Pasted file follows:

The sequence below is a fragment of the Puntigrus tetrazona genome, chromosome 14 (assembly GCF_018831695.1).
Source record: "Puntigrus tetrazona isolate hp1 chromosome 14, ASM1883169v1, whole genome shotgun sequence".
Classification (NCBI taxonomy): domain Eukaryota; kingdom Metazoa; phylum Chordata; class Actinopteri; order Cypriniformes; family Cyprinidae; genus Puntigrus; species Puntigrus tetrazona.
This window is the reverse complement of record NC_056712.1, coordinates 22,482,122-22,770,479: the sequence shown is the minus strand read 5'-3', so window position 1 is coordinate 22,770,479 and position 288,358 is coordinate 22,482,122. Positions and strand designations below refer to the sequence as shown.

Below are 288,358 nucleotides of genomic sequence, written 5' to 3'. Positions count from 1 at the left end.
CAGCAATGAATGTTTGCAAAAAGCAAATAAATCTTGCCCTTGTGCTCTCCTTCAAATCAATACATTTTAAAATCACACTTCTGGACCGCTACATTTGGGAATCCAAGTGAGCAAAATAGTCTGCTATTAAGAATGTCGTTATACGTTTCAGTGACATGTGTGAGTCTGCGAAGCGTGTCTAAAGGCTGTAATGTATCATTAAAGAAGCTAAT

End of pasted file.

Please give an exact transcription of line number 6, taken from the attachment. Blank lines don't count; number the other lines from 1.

CAGCAATGAATGTTTGCAAAAAGCAAATAAATCTTGCCCTTGTGCTCTCCTTCAAATCAATACATTTTAAAATCACACTTCTGGACCGCTACATTTGGGAATCCAAGTGAGCAAAATAGTCTGCTATTAAGAATGTCGTTATACGTTTCAGTGACATGTGTGAGTCTGCGAAGCGTGTCTAAAGGCTGTAATGTATCATTAAAGAAGCTAAT